Asthma rates started to decline in the 1970s, yet between 1980 and 1995 they increased 75 percent. Rates have continued to climb since then, with an estimated 300 million people worldwide now diagnosed with asthma. So what occured in 1980 to account for this steep incline?
Well, no on knows for sure, although there are theories. Here are some of my theories why asthma rates have increased so much in recent years.
1. Tylenol (acetominophen): In 1980 aspirin was linked to Reyes Syndrome, and since then Tylenol has been the pain reliever of choice for most doctors. Surprisingly, graphs showing rising asthma rates match up with rising acetominophen rates. Coincidence? The makers of Tylenol say yes. Scientists say asthma depletes gluthioline, which is a protein essential for immune system function. Studies have shown inflamed cells have a low level of this protein, and people who take acetominophen have 40 to 60 percent greater risk of having asthma and allergies. For more on this click here.
2. Diagnosis Related Groups (DRGs): A bill creating DRGs was signed in 1978 by President Jimmy Carter. This made it so hospitals and doctors were paid a flat fee for each diagnosis, so that no matter how many procedures doctors ordered the hospital would be paid the same. This was supposed to be an incentive to prevent doctors from ordering unnecessary procedures. Surprisingly, it may have had the effect of doctors diagnosisng patients with certain diseases that are the most profitable, such as asthma. Would your doctor conveniently diagnose you with asthma? Well, I can't imagine you'd disagree with it if that diagnosis would guarantee your pulmonary function test or hospitalization was paid.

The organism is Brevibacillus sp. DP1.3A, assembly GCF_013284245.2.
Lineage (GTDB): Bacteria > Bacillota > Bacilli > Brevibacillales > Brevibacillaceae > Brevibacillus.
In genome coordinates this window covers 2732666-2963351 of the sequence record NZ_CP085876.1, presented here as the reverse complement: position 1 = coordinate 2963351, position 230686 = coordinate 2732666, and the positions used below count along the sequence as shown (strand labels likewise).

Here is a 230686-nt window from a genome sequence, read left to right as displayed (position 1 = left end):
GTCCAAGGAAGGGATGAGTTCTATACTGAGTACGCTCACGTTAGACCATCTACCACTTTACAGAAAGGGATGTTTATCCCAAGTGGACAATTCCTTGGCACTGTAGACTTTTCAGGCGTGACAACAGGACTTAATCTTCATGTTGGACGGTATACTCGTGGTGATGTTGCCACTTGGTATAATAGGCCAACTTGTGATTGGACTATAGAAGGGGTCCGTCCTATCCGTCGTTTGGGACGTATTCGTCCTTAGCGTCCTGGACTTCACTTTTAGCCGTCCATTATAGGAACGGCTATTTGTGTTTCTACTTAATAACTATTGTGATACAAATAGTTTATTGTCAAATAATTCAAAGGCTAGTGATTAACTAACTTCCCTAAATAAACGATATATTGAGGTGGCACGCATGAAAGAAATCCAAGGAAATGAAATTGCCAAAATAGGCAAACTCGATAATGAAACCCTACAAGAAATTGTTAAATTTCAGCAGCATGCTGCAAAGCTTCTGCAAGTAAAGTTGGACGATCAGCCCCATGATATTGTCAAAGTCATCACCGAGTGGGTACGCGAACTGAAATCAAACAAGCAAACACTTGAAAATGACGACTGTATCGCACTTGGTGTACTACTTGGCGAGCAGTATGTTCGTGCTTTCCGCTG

3. Air pollution: Air pollution seems to get the blame for everything. However, despite contrary belief, air pollution rates have actually declined recently, which has caused many asthma experts to rethink the "theory" that pollution is responsible for rising asthma rates. Still, it's an option that must remain on the table. I wrote about the asthma and air pollution link in this post.
4. Improved methods of diagnoses: In the past asthma was often diagnosed as other diseases, such as chronic bronchitis. The way asthma is diagnosed has improved immensely in the past 30 years (learn how to diagnose asthma by clicking here). This has helped doctors properly diagnose and treat this condition. While this may help explain why asthma rates are going up, it also explains why the number of asthmatics visiting emergency rooms is declining, as I wrote here.
5. We are too clean: Our modern way of life has seen to it that we are clean. Yet new evidence shows this lack of exposure to germs may make our immune systems bored. Hence, a bored immune system starts attacking things that are normally considered safe, like your common allergens. For more information see my post on the hygiene hypothesis.